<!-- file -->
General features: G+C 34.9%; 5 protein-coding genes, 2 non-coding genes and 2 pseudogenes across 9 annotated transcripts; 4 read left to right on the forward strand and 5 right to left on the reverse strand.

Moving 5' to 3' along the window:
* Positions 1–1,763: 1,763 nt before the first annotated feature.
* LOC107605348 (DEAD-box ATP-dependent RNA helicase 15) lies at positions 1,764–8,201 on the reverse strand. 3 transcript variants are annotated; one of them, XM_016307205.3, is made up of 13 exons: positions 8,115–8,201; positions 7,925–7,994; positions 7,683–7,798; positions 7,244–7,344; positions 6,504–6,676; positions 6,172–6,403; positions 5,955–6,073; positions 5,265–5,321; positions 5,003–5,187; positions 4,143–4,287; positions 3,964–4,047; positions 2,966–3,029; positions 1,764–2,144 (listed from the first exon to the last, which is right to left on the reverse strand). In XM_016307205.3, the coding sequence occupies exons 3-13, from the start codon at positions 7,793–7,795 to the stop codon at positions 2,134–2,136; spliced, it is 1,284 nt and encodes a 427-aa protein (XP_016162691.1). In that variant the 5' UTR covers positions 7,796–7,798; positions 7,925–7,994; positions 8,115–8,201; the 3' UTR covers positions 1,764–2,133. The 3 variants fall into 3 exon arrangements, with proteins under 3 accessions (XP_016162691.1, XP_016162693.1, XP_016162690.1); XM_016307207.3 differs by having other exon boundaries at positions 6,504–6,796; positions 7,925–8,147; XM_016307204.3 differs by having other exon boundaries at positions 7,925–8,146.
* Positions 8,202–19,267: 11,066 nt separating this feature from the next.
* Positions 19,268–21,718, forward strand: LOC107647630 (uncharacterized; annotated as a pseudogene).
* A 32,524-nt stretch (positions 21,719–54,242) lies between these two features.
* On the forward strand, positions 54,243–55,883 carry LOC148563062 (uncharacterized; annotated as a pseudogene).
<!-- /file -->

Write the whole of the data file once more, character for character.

General features: G+C 34.9%; 5 protein-coding genes, 2 non-coding genes and 2 pseudogenes across 9 annotated transcripts; 4 read left to right on the forward strand and 5 right to left on the reverse strand.

Moving 5' to 3' along the window:
* Positions 1–1,763: 1,763 nt before the first annotated feature.
* LOC107605348 (DEAD-box ATP-dependent RNA helicase 15) lies at positions 1,764–8,201 on the reverse strand. 3 transcript variants are annotated; one of them, XM_016307205.3, is made up of 13 exons: positions 8,115–8,201; positions 7,925–7,994; positions 7,683–7,798; positions 7,244–7,344; positions 6,504–6,676; positions 6,172–6,403; positions 5,955–6,073; positions 5,265–5,321; positions 5,003–5,187; positions 4,143–4,287; positions 3,964–4,047; positions 2,966–3,029; positions 1,764–2,144 (listed from the first exon to the last, which is right to left on the reverse strand). In XM_016307205.3, the coding sequence occupies exons 3-13, from the start codon at positions 7,793–7,795 to the stop codon at positions 2,134–2,136; spliced, it is 1,284 nt and encodes a 427-aa protein (XP_016162691.1). In that variant the 5' UTR covers positions 7,796–7,798; positions 7,925–7,994; positions 8,115–8,201; the 3' UTR covers positions 1,764–2,133. The 3 variants fall into 3 exon arrangements, with proteins under 3 accessions (XP_016162691.1, XP_016162693.1, XP_016162690.1); XM_016307207.3 differs by having other exon boundaries at positions 6,504–6,796; positions 7,925–8,147; XM_016307204.3 differs by having other exon boundaries at positions 7,925–8,146.
* Positions 8,202–19,267: 11,066 nt separating this feature from the next.
* Positions 19,268–21,718, forward strand: LOC107647630 (uncharacterized; annotated as a pseudogene).
* A 32,524-nt stretch (positions 21,719–54,242) lies between these two features.
* On the forward strand, positions 54,243–55,883 carry LOC148563062 (uncharacterized; annotated as a pseudogene).